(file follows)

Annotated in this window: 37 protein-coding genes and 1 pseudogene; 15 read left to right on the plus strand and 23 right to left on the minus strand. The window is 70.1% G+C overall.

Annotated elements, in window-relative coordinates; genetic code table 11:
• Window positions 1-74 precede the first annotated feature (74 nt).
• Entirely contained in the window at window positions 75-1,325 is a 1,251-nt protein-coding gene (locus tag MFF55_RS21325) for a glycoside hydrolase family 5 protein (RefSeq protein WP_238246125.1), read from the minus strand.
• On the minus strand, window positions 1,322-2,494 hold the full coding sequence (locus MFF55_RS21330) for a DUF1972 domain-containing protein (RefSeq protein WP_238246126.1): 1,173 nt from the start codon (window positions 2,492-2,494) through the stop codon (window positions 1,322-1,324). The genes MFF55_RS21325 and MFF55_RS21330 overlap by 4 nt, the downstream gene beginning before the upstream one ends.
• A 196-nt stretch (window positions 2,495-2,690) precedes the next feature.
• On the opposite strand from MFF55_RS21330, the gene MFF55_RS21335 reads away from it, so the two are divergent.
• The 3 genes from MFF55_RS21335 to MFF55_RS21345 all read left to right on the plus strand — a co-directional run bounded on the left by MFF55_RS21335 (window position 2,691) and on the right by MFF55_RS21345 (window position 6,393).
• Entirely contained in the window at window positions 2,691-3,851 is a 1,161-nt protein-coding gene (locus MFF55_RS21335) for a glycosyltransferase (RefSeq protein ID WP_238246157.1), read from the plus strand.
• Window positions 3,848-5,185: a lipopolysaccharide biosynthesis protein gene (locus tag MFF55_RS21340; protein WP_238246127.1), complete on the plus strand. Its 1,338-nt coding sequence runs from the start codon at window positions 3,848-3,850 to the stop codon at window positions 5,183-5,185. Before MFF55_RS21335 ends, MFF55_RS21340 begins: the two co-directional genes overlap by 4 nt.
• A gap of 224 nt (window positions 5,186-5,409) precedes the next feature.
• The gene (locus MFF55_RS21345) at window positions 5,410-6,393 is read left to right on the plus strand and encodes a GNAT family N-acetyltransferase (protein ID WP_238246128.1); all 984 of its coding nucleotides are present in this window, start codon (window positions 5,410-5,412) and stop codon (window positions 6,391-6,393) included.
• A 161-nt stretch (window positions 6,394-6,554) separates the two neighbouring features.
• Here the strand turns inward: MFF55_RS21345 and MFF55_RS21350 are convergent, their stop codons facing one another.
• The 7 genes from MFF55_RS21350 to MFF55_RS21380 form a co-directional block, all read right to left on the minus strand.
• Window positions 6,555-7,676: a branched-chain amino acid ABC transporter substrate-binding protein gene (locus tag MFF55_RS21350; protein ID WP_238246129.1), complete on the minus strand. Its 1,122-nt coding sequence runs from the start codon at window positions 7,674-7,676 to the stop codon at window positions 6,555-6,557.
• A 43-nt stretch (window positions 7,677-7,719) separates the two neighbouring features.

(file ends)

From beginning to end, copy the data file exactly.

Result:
Annotated in this window: 37 protein-coding genes and 1 pseudogene; 15 read left to right on the plus strand and 23 right to left on the minus strand. The window is 70.1% G+C overall.

Annotated elements, in window-relative coordinates; genetic code table 11:
• Window positions 1-74 precede the first annotated feature (74 nt).
• Entirely contained in the window at window positions 75-1,325 is a 1,251-nt protein-coding gene (locus tag MFF55_RS21325) for a glycoside hydrolase family 5 protein (RefSeq protein WP_238246125.1), read from the minus strand.
• On the minus strand, window positions 1,322-2,494 hold the full coding sequence (locus MFF55_RS21330) for a DUF1972 domain-containing protein (RefSeq protein WP_238246126.1): 1,173 nt from the start codon (window positions 2,492-2,494) through the stop codon (window positions 1,322-1,324). The genes MFF55_RS21325 and MFF55_RS21330 overlap by 4 nt, the downstream gene beginning before the upstream one ends.
• A 196-nt stretch (window positions 2,495-2,690) precedes the next feature.
• On the opposite strand from MFF55_RS21330, the gene MFF55_RS21335 reads away from it, so the two are divergent.
• The 3 genes from MFF55_RS21335 to MFF55_RS21345 all read left to right on the plus strand — a co-directional run bounded on the left by MFF55_RS21335 (window position 2,691) and on the right by MFF55_RS21345 (window position 6,393).
• Entirely contained in the window at window positions 2,691-3,851 is a 1,161-nt protein-coding gene (locus MFF55_RS21335) for a glycosyltransferase (RefSeq protein ID WP_238246157.1), read from the plus strand.
• Window positions 3,848-5,185: a lipopolysaccharide biosynthesis protein gene (locus tag MFF55_RS21340; protein WP_238246127.1), complete on the plus strand. Its 1,338-nt coding sequence runs from the start codon at window positions 3,848-3,850 to the stop codon at window positions 5,183-5,185. Before MFF55_RS21335 ends, MFF55_RS21340 begins: the two co-directional genes overlap by 4 nt.
• A gap of 224 nt (window positions 5,186-5,409) precedes the next feature.
• The gene (locus MFF55_RS21345) at window positions 5,410-6,393 is read left to right on the plus strand and encodes a GNAT family N-acetyltransferase (protein ID WP_238246128.1); all 984 of its coding nucleotides are present in this window, start codon (window positions 5,410-5,412) and stop codon (window positions 6,391-6,393) included.
• A 161-nt stretch (window positions 6,394-6,554) separates the two neighbouring features.
• Here the strand turns inward: MFF55_RS21345 and MFF55_RS21350 are convergent, their stop codons facing one another.
• The 7 genes from MFF55_RS21350 to MFF55_RS21380 form a co-directional block, all read right to left on the minus strand.
• Window positions 6,555-7,676: a branched-chain amino acid ABC transporter substrate-binding protein gene (locus tag MFF55_RS21350; protein ID WP_238246129.1), complete on the minus strand. Its 1,122-nt coding sequence runs from the start codon at window positions 7,674-7,676 to the stop codon at window positions 6,555-6,557.
• A 43-nt stretch (window positions 7,677-7,719) separates the two neighbouring features.